I refer to the letter, "No need for independent inquiry into SGX snafus" (My Paper, Dec 15).
While the Singapore Exchange (SGX) remained silent on the Small and Middle Capitalisation Companies Association's (SMCCA's) call for an independent inquiry into this month's breakdown in trading, the letter comes out strongly to dismiss that proposal. The writer argues that the appointed board consisting of four independent directors of SGX is adequate.
He is entitled to his opinion, but critically examined and analysed, it lacks merit.
The mandatory appointment of independent directors in public limited companies and their meaningful contributions is itself a debatable topic, which is unnecessary to introduce here.
However, when problems arise, surely the whole board is collectively answerable. Can appointed independent directors abrogate their fiduciary obligations and blithely claim immunity, unless they have put on record their objections or opposals?
It is in this last context that the appointment of only a company's own independent directors to a board of inquiry involving the self-same company must inevitably raise the question of conflicts of interest which, in the general public interest, is best avoided.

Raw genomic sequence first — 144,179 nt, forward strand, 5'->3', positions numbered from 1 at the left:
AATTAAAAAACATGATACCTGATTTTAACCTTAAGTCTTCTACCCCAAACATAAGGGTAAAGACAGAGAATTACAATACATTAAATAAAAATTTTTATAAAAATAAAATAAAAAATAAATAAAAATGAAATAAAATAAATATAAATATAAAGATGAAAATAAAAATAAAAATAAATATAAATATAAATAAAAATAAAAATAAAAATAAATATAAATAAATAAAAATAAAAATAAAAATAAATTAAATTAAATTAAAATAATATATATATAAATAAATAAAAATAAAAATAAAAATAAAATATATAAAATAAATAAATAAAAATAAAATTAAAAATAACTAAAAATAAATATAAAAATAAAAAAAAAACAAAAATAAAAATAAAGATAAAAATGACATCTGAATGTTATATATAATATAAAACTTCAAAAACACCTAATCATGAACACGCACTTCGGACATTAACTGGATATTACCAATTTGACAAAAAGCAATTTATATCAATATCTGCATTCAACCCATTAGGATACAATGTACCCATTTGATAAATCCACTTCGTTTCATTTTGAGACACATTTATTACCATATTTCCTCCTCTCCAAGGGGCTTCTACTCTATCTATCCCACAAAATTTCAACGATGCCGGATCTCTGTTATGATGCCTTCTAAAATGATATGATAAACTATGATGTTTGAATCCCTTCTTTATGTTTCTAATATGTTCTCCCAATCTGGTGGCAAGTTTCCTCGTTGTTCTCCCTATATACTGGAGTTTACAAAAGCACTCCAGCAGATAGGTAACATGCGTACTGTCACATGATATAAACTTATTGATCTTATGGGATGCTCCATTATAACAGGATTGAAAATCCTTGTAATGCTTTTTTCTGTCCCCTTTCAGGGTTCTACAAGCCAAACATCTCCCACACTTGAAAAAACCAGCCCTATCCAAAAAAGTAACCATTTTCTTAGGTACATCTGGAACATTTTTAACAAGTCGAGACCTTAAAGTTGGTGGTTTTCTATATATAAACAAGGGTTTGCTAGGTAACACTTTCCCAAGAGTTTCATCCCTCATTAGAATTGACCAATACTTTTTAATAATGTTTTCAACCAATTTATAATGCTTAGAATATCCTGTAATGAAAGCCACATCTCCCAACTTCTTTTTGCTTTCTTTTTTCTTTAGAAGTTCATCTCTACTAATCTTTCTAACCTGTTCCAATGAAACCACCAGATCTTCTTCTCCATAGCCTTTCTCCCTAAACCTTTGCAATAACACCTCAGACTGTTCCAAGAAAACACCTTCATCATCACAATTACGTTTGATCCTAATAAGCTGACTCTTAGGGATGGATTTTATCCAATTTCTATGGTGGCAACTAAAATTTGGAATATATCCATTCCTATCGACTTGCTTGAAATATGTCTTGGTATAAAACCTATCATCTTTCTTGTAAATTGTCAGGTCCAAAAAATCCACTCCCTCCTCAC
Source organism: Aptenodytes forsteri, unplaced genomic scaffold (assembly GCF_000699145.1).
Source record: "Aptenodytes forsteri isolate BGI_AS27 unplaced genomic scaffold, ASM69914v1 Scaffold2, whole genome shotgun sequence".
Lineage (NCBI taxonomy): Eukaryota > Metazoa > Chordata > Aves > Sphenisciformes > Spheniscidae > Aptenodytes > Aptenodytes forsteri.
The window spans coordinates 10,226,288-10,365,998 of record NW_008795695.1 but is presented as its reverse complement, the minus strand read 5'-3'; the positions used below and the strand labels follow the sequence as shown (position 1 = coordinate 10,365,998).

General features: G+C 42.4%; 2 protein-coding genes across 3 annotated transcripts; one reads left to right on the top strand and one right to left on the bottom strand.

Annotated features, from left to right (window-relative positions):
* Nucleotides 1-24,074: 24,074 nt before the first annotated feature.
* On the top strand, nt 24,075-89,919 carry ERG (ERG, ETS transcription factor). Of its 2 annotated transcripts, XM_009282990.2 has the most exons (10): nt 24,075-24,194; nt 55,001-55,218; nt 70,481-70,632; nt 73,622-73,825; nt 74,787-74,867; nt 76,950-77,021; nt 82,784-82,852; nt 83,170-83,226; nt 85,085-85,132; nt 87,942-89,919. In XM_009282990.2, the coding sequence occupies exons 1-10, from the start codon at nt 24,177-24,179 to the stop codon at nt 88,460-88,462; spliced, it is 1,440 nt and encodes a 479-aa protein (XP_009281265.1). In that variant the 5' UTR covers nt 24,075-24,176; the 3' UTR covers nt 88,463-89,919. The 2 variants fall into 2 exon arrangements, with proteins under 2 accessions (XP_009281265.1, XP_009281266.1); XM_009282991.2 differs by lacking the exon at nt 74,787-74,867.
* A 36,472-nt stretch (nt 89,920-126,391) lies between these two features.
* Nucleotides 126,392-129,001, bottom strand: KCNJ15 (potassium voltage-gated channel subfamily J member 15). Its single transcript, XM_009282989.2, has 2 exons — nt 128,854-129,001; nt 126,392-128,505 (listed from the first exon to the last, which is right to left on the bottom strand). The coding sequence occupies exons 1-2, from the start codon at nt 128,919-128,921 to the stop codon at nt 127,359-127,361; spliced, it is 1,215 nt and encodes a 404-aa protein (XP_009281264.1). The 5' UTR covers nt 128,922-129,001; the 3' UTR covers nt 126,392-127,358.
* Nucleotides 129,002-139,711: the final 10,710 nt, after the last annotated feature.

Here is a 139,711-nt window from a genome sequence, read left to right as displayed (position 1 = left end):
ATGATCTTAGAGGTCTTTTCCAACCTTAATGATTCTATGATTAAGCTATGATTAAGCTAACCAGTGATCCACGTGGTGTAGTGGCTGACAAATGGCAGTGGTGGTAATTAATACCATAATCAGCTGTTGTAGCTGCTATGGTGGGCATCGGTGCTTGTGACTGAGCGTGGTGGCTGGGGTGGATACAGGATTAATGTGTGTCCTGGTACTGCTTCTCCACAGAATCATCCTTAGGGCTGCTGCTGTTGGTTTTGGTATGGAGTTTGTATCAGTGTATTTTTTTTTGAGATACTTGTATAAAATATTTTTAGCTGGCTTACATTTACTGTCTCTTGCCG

When the public is inconvenienced - or as some have commented, an unflattering image is projected beyond our shores - a high degree of transparency becomes necessary in any subsequent inquiry.
Overall, SMCCA's suggestion and reservations have some substance.
Self-regulation within the broking industry was sorely tested, and found wanting, when the Pan-Electric crisis erupted at the end of 1985.
Going even further back in time to 1938, when workers in Singapore's then major public transport company, Singapore Traction Company, went on strike for better wages and working conditions, the colonial government of the day set up a tribunal (also of four individuals) none of whom was even remotely connected with the company. By all accounts, their findings and recommendations were accepted by all, and an amicable resolution to the impasse was reached.
These precedents should be telling examples why SMCCA's suggestion for an independent board of inquiry should not be summarily cast aside.
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